Londoners have never agreed on a centre for the city. For nightlife, is it Soho or Shoreditch? Where’s the heart of business, the City or Canary Wharf? Theatre aficionados know it’s the West End – but perhaps it’s actually the South Bank, with the National Theatre, Bridge Theatre and Old Vic.
London does have centres of gravity – places of magnetism where you’re drawn to spend time in, like eddies in a river. And now it has a new one with the regeneration of Tottenham Court Road, exemplified by the redevelopment of Centre Point. “The vision for Centre Point was to rediscover a London icon, a building that’s in the centre of London culturally and geographically,” says Kathrin Hersel, executive director at property company Almacantar, adding that the area has been overlooked of late. “Our vision is to breathe new life into it.”
A decade ago, few would willingly head to Tottenham Court Road, though it was a spot impossible to avoid as it sits between so many central attractions, surrounded by Bloomsbury, Covent Garden, Soho and Oxford Street. “This part of London was never really that successful before now,” says Gavin Miller, partner at Rick Mather Architects (now MICA), despite being a way point to so many other key London locations, perched at the quieter end of Oxford Street and surrounded by attractions – but never considered one itself.
But that is no longer the case. The brightly coloured high rises at Central Saint Giles house media giants NBCUniversal and Google, while Skyscanner’s headquarters are up the street and film production studios squeeze into the buildings off Tottenham Court Road. Startups toil at one of dozens of coworking spaces tucked away down local side streets, from WeWork to Central Working, helped by local consultancies like Startup Manufactory and investors Startup Giants.
When work’s done for the day, slip down Hanway Place to find Hakkasan, head north to Charlotte Street for dozens of restaurants and pubs, or turn to Tottenham Court Road’s new shopping plaza for Planet Organic, Hotel Chocolat, and a Waterstones complete with café and cocktail bar in the basement. Tottenham Court Road itself has been revamped at street level with bike lanes and pedestrian walkways, making it easier to navigate the shop-filled neighbourhood. Everything for a perfect London existence is now here, letting you work, play and live in the same central district.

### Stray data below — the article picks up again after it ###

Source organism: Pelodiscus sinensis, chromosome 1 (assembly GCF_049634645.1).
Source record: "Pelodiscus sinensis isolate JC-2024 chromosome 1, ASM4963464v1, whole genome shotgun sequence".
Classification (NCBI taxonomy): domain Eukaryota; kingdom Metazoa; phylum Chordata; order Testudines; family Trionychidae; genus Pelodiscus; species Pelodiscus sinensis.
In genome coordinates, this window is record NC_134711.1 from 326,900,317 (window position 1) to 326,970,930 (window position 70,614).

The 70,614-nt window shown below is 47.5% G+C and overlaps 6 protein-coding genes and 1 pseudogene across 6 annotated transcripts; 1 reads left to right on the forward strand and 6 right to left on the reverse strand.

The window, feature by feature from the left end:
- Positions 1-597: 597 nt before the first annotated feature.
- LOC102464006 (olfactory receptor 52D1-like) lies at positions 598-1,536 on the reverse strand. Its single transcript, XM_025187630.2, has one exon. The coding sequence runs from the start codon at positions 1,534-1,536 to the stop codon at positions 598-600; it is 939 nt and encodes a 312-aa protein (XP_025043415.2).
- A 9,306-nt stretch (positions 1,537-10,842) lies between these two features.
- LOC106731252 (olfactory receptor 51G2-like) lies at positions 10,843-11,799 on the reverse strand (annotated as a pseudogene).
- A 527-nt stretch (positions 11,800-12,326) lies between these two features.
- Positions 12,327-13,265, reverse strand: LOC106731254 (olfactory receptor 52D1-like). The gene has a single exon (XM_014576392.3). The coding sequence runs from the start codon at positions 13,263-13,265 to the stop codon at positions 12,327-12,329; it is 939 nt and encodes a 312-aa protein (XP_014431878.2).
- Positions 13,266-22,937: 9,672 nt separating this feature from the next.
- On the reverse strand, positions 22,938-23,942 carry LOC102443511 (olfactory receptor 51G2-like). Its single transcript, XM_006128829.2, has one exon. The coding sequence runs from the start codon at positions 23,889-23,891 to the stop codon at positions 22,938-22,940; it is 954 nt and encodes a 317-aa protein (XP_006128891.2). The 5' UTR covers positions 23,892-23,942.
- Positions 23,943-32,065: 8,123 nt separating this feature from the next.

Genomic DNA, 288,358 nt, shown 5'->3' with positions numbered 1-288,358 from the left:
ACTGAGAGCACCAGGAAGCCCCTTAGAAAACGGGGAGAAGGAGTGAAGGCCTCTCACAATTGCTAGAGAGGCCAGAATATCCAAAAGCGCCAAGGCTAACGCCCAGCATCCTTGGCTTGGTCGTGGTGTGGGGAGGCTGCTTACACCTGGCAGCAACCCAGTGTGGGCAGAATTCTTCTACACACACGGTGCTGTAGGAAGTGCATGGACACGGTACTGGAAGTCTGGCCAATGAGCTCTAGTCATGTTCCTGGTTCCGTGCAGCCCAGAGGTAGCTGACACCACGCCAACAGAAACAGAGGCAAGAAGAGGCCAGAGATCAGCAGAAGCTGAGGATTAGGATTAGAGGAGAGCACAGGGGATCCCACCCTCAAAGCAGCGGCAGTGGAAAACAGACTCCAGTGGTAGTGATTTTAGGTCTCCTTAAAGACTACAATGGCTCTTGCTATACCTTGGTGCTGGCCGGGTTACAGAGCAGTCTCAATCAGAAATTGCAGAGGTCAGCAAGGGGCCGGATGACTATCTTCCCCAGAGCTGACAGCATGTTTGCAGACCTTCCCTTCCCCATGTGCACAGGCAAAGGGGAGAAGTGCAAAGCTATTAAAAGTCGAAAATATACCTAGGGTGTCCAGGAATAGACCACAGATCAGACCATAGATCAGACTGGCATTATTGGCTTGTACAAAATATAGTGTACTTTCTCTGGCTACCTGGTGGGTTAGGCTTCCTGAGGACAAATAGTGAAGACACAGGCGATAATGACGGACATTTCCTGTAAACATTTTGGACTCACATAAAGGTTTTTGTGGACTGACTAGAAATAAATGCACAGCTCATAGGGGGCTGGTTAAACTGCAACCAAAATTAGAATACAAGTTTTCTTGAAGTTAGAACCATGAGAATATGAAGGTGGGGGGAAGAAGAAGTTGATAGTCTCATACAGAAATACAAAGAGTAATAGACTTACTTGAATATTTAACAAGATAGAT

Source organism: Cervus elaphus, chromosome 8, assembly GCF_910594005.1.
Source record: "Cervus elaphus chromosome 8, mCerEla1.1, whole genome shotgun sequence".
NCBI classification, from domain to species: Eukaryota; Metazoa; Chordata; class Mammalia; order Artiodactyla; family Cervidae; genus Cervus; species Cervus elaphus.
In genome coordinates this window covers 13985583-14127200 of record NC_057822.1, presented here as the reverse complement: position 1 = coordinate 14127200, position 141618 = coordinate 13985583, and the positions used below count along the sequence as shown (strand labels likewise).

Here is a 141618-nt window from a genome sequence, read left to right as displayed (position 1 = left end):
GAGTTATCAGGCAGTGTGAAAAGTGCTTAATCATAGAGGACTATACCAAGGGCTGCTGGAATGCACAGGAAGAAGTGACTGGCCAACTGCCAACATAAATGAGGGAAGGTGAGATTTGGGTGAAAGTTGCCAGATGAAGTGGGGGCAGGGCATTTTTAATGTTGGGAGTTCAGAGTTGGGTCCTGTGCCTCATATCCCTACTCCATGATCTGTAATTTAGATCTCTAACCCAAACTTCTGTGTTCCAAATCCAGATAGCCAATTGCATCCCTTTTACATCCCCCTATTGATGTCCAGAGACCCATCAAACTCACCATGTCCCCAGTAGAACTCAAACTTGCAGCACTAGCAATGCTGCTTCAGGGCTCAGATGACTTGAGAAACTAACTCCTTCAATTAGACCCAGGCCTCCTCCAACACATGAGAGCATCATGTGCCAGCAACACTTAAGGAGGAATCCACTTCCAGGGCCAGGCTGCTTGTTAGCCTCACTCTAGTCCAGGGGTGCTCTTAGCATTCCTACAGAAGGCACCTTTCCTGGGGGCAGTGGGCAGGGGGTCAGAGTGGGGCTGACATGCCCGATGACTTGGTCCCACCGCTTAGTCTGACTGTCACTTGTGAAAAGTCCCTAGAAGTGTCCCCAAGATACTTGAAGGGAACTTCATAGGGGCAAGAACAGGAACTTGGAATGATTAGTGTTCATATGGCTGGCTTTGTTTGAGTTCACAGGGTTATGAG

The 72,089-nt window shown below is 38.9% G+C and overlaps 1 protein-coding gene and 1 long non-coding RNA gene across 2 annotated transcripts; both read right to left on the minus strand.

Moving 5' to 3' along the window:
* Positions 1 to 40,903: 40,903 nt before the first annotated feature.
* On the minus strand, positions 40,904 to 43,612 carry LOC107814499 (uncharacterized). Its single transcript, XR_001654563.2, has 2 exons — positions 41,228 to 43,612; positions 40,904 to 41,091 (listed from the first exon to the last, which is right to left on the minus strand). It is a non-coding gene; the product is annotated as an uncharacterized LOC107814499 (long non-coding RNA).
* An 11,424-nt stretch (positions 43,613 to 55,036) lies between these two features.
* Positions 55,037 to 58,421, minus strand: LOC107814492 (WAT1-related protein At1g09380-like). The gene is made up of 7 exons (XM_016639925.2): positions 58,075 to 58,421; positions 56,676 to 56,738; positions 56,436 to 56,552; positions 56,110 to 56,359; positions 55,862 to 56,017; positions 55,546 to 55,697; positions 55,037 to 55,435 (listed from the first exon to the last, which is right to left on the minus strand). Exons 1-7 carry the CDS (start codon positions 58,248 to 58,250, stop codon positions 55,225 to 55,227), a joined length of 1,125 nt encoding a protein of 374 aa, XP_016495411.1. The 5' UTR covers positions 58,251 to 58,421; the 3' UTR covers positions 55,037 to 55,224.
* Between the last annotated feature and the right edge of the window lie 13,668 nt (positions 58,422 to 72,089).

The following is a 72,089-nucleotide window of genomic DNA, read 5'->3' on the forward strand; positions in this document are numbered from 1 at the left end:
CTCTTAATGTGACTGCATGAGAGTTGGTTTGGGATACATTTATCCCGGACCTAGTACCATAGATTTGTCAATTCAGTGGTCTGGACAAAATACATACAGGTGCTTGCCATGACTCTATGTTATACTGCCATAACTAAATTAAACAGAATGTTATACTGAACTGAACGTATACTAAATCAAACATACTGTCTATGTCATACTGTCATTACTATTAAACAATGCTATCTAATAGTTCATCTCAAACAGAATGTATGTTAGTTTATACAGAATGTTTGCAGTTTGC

The redesign of Centre Point has led this transition. The brutalist tower has been reworked from an office building into luxury residences, with a plaza at its base replacing a busy bus station — giving new life to the previously quieter end of Oxford Street. Part of that renaissance is the new public square at the foot of Centre Point, on which sits a foodie destination, Arcade Food Theatre, home to Tóu, Oklava and Flat Iron Workshop, among others.
And at the edge of the square is the home of The Outernet, an entirely new cultural space for London. Opening in early 2021, this immersive multimedia experience and retail amphitheatre will be home to the world’s largest wrap-around screens as well as 250,000 square feet of premium retail and leisure space, including restaurants, studios and live music venues, making it a new cultural and entertainment hub at the centre of London.
Miller says that by redesigning the building’s footprint with a public square, cultural attraction and pedestrian walkways, this section of Tottenham Court Road is no longer a place to pass through on the way elsewhere. “By reworking the building this way, it becomes the exact opposite – it becomes a hub, it becomes a magnet,” says Miller.
That said, it’s already easy to move through London from Centre Point and Tottenham Court Road, and that’ll be further helped by the imminent arrival of a new high-speed transport link. Formally known as the Elizabeth Line but more commonly called Crossrail, this superfast, high frequency service on the doorstep of Centre Point will whisk you from Heathrow to home in 28 minutes, and into Canary Wharf in 12 minutes. As one of the few central London Crossrail stations, Tottenham Court Road will have additional gravitational pull, becoming a hub for business and residents alike.
“We felt this gave us a real opportunity to turn Centre Point into a hub for London — an amazing place for people to emerge from the underground and make their way towards Covent Garden, Oxford Street, Soho or Bloomsbury,” says Mike Hussey, chief executive of property company Almacantar. “Whenever I arrive in New York, the Chrysler Building with its wonderful design is what catches my eye. It’s the landmark I look for, and I think Centre Point has the potential to take on the same significance for London now.”
With regeneration sparked by Crossrail and showcased by Centre Point, the district will no longer be a byway, but a destination – and, perhaps, finally, a centre for London.
–For more information, visit centrepointresidences.co.uk